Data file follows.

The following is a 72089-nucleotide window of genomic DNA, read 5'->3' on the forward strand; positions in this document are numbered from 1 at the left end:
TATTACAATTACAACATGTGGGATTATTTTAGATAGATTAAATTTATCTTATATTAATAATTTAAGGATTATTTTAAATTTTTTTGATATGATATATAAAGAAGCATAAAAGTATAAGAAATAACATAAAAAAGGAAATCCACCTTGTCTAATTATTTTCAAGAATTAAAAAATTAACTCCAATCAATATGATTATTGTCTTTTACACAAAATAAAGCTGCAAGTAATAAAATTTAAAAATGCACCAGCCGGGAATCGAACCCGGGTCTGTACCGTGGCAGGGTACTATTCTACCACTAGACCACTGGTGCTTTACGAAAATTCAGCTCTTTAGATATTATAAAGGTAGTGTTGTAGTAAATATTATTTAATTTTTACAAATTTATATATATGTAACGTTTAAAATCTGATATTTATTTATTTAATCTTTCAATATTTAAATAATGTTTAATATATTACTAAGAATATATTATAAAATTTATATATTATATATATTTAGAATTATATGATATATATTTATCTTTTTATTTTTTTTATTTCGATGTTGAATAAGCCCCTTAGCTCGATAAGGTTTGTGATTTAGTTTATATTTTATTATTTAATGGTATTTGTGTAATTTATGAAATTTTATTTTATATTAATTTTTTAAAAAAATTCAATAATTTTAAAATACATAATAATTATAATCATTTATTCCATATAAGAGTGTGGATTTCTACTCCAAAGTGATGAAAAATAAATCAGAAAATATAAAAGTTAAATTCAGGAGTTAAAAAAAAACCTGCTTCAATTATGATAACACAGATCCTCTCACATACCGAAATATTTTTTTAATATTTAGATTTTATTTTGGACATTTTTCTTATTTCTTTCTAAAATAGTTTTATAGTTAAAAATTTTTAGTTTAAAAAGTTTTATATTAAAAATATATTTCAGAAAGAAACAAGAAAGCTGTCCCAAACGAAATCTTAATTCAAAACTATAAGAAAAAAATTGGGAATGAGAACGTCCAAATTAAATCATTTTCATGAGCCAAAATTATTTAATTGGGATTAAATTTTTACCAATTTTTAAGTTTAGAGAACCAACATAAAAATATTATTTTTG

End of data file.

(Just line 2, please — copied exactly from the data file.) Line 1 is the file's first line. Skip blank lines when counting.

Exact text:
TATTACAATTACAACATGTGGGATTATTTTAGATAGATTAAATTTATCTTATATTAATAATTTAAGGATTATTTTAAATTTTTTTGATATGATATATAAAGAAGCATAAAAGTATAAGAAATAACATAAAAAAGGAAATCCACCTTGTCTAATTATTTTCAAGAATTAAAAAATTAACTCCAATCAATATGATTATTGTCTTTTACACAAAATAAAGCTGCAAGTAATAAAATTTAAAAATGCACCAGCCGGGAATCGAACCCGGGTCTGTACCGTGGCAGGGTACTATTCTACCACTAGACCACTGGTGCTTTACGAAAATTCAGCTCTTTAGATATTATAAAGGTAGTGTTGTAGTAAATATTATTTAATTTTTACAAATTTATATATATGTAACGTTTAAAATCTGATATTTATTTATTTAATCTTTCAATATTTAAATAATGTTTAATATATTACTAAGAATATATTATAAAATTTATATATTATATATATTTAGAATTATATGATATATATTTATCTTTTTATTTTTTTTATTTCGATGTTGAATAAGCCCCTTAGCTCGATAAGGTTTGTGATTTAGTTTATATTTTATTATTTAATGGTATTTGTGTAATTTATGAAATTTTATTTTATATTAATTTTTTAAAAAAATTCAATAATTTTAAAATACATAATAATTATAATCATTTATTCCATATAAGAGTGTGGATTTCTACTCCAAAGTGATGAAAAATAAATCAGAAAATATAAAAGTTAAATTCAGGAGTTAAAAAAAAACCTGCTTCAATTATGATAACACAGATCCTCTCACATACCGAAATATTTTTTTAATATTTAGATTTTATTTTGGACATTTTTCTTATTTCTTTCTAAAATAGTTTTATAGTTAAAAATTTTTAGTTTAAAAAGTTTTATATTAAAAATATATTTCAGAAAGAAACAAGAAAGCTGTCCCAAACGAAATCTTAATTCAAAACTATAAGAAAAAAATTGGGAATGAGAACGTCCAAATTAAATCATTTTCATGAGCCAAAATTATTTAATTGGGATTAAATTTTTACCAATTTTTAAGTTTAGAGAACCAACATAAAAATATTATTTTTG